A recent survey in Italy on food labelling has highlighted that origin, especially Italian origin, is crucial to the country’s consumers. Ilario Giangrossi and Chiara Bicci of Norton Rose Fulbright’s Milan office discuss the opportunities that arise from this end-customer focus.
Food labelling has been gaining increasing attention in Italy in recent years, in line with wider food safety awareness around the world. Providing clear food information to consumers has become essential for food business operators as a result of EU measures to improve food labelling rules. It is now essential that consumers have legible and comprehensible information at their disposal to make informed choices about what they eat.
In April 2015, the Italian Ministry of Agricultural, Food and Forestry Policies announced the conclusion of the online public consultation of residents on the labelling of food products. Over 26,500 participants voiced their opinion by responding to a questionnaire with 11 questions on the importance of being able to trace products, of indicating their origins and transparency of information on the labels.
The initiative’s purpose is to involve the public on the transparency of the labelling information on food products. Another purpose of the consultation is to fall into line with the general principles set out by the European Union (EU), especially after the first tranche of rules included in Regulation No 1169/2011 about food labelling, presentation and advertisement became compulsory across all member states on 13 December, 2014. (The obligation to provide nutrition information will now apply on 13 December, 2016).
Over 96 percent of respondents declared the importance of food product origins being clearly and understandably written on the label, while for 84 percent, the location where food is processed is essential. For eight out of 10 Italians, the fact that the product is made with raw ingredients from Italy and processed in Italy is crucially important at the time of purchase, after which 54 percent require that they contain natural ingredients. According to the survey, 45 percent even require products to be DOP (Protected Designation of Origin) and IGP (geographically protected product) brands, while 30 per cent count on the product being organic. For nine out of 10 people, it is important to know the origin for food safety assurance; for 70 percent it is useful for ethical reason, such as compliance with workers’ regulations.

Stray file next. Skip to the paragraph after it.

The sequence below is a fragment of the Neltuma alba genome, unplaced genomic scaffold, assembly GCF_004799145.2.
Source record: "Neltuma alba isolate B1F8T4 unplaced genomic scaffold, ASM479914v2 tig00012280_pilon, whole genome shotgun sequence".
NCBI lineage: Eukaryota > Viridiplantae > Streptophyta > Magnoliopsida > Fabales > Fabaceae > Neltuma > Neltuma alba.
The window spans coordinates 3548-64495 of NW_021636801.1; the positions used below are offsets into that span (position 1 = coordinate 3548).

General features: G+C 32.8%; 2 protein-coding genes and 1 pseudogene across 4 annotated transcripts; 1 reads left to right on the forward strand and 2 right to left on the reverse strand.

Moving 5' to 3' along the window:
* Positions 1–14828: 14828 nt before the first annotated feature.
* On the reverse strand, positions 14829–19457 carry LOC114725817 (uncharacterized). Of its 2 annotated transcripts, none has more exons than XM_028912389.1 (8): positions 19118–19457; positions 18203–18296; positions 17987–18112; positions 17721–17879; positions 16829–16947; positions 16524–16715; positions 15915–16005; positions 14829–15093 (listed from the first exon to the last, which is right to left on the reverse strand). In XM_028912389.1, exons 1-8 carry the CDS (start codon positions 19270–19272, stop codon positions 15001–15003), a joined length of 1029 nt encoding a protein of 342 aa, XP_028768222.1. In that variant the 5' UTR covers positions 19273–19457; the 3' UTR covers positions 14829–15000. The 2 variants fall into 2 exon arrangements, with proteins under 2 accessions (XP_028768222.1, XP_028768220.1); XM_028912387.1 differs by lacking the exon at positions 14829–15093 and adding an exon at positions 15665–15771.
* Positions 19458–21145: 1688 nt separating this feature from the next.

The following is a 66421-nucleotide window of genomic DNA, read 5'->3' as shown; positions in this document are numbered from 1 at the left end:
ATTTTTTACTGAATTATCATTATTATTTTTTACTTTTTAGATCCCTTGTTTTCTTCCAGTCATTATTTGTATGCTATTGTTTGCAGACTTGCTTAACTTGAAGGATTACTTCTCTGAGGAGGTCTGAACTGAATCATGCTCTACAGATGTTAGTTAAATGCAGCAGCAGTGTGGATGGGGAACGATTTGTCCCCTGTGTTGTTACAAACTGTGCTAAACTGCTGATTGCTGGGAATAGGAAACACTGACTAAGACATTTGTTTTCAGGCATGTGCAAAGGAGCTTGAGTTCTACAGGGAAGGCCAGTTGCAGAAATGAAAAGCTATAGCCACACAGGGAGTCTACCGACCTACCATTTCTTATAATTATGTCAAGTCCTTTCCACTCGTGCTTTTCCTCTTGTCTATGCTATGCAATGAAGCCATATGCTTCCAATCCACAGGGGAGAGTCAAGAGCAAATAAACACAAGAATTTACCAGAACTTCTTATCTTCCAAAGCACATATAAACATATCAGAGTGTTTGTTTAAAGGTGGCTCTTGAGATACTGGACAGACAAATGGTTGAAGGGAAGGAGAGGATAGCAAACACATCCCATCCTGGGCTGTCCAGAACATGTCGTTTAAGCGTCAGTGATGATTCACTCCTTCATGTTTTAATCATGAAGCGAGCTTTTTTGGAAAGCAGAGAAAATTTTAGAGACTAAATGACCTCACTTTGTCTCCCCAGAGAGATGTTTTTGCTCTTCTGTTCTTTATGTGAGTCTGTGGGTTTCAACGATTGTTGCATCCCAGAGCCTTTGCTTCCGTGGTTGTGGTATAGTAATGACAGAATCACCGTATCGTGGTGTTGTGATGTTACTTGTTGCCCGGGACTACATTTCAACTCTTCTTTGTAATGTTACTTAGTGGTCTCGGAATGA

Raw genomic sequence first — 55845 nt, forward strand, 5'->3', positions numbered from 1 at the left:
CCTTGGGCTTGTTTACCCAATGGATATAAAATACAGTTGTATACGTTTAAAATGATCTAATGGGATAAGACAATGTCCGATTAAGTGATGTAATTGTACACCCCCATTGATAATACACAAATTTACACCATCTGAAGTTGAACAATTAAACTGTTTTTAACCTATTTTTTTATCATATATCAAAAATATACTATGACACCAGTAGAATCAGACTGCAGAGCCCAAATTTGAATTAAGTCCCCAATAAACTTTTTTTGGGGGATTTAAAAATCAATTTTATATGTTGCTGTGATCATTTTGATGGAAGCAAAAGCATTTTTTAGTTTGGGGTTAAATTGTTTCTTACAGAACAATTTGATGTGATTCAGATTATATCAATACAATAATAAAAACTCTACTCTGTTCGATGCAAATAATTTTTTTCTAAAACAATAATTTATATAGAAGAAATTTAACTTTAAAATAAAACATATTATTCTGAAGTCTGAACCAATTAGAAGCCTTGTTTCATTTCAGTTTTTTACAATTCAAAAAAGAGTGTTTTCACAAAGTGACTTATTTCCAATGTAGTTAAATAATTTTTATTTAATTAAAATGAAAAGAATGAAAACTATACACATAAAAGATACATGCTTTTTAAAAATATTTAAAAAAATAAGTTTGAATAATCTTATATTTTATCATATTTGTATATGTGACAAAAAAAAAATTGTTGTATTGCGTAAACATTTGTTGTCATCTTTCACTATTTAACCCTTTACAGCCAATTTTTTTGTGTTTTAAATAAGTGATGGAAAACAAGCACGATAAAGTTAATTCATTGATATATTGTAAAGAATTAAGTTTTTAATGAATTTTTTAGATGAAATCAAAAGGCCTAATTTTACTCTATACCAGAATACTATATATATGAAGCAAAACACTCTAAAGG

Responses indicated a strong desire for Italians to be informed of the origin of the raw ingredients used in food preparation. Raw meat and fresh milk came top (95 per cent), followed by dairy products such as yogurt and cheese (90 per cent), cut fresh fruit and vegetables (88 per cent), processed meat such as salami and sausages, tinned canned meat (87 per cent) and rice (81 per cent). Over 18,000 people (79 per cent) indicated the processing location on the label is always essential and for 86 per cent, it is very important that 100 per cent of this happens in Italy.
Nearly 22,000 people (82 per cent) stated that they are willing to spend more to be certain of the product’s Italian origin and source, with nearly half willing to spend from 5 percent to 20 percent more.
Minister Maurizio Martina said:
“We had an extraordinary participation, with more than 26,000 consumers and operators saying what they want to read on the label. Their answers were explicit: clearly marking the origins of raw materials is fundamental to supplying transparent information and preventing fraud. We will present these results to Brussels along with a proposal aimed at making domestic rules on food labelling even more effective, in line with the EU provisions. This was not only a simple questionnaire but a way of sharing with consumers our goals on a matter that affects everyday life. We value the information on the origin of a product, and labelling is what allows consumers to make informed choices.”
The Minister of agriculture, food and forestry policies – who had previously stressed also the need to safeguard geographical indications and to combat counterfeiting – added that Italy is “committed to restoring the obligation to display the factory on the label” and that for this purpose “on the one hand, they are carrying out a battle in Europe to change the regulation to mandatorily include this information while, on the other hand, they are working together with the technicians of the EU Commission to introduce a national rule that applies to Italy”. “Transparency and accuracy of information must be granted to consumers when it comes to food,” he concluded.
Giving consumers better access to clear, comprehensive and reliable food information is clearly one of the Italian government’s key priorities.
The public consultation on the labelling of food products has shown how a label can actually drive consumers’ choices when buying food products. Considering the growing interest of consumers to know as much as possible about what they eat, food business operators and companies in the agribusiness field should be able to find innovative solutions to acquire new customers and retain the existing ones by promoting targeted communications, making information on ingredients and nutritional values more accessible (also through new devices made available by recent developments in digital technology, such as apps for smartphones or interactive web ites) and clearly stating the origin of their own products on the label, as this is what concerns consumers most. This is therefore the time to turn consumers’ needs and EU rules into an opportunity to improve transparency in Italian food labelling.
By Ilario Giangrossi, partner and Chiara Bicci, senior associate in the Milan office of global legal practice, Norton Rose Fulbright